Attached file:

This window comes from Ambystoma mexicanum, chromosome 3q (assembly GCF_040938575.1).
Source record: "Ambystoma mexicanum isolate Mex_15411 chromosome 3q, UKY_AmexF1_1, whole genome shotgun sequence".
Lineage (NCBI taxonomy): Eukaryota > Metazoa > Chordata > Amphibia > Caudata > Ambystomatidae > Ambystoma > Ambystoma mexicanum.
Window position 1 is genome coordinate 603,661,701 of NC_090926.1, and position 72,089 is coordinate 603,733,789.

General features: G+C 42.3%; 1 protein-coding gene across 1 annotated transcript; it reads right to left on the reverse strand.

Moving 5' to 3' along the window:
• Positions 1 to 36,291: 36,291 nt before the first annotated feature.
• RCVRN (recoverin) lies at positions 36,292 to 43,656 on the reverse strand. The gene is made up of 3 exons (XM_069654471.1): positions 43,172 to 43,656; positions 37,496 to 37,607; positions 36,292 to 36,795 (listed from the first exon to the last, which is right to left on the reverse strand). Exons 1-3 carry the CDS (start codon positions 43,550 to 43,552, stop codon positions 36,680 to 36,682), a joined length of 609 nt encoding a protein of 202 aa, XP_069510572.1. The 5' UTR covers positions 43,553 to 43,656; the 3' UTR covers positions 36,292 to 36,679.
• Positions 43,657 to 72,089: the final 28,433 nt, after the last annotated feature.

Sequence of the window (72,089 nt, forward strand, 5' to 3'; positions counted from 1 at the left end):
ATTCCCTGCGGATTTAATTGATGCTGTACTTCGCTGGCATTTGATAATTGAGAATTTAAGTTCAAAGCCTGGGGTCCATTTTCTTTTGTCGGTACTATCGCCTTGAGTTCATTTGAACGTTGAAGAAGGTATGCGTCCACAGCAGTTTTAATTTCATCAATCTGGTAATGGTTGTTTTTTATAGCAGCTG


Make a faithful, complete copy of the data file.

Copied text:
This window comes from Ambystoma mexicanum, chromosome 3q (assembly GCF_040938575.1).
Source record: "Ambystoma mexicanum isolate Mex_15411 chromosome 3q, UKY_AmexF1_1, whole genome shotgun sequence".
Lineage (NCBI taxonomy): Eukaryota > Metazoa > Chordata > Amphibia > Caudata > Ambystomatidae > Ambystoma > Ambystoma mexicanum.
Window position 1 is genome coordinate 603,661,701 of NC_090926.1, and position 72,089 is coordinate 603,733,789.

General features: G+C 42.3%; 1 protein-coding gene across 1 annotated transcript; it reads right to left on the reverse strand.

Moving 5' to 3' along the window:
• Positions 1 to 36,291: 36,291 nt before the first annotated feature.
• RCVRN (recoverin) lies at positions 36,292 to 43,656 on the reverse strand. The gene is made up of 3 exons (XM_069654471.1): positions 43,172 to 43,656; positions 37,496 to 37,607; positions 36,292 to 36,795 (listed from the first exon to the last, which is right to left on the reverse strand). Exons 1-3 carry the CDS (start codon positions 43,550 to 43,552, stop codon positions 36,680 to 36,682), a joined length of 609 nt encoding a protein of 202 aa, XP_069510572.1. The 5' UTR covers positions 43,553 to 43,656; the 3' UTR covers positions 36,292 to 36,679.
• Positions 43,657 to 72,089: the final 28,433 nt, after the last annotated feature.

Sequence of the window (72,089 nt, forward strand, 5' to 3'; positions counted from 1 at the left end):
ATTCCCTGCGGATTTAATTGATGCTGTACTTCGCTGGCATTTGATAATTGAGAATTTAAGTTCAAAGCCTGGGGTCCATTTTCTTTTGTCGGTACTATCGCCTTGAGTTCATTTGAACGTTGAAGAAGGTATGCGTCCACAGCAGTTTTAATTTCATCAATCTGGTAATGGTTGTTTTTTATAGCAGCTG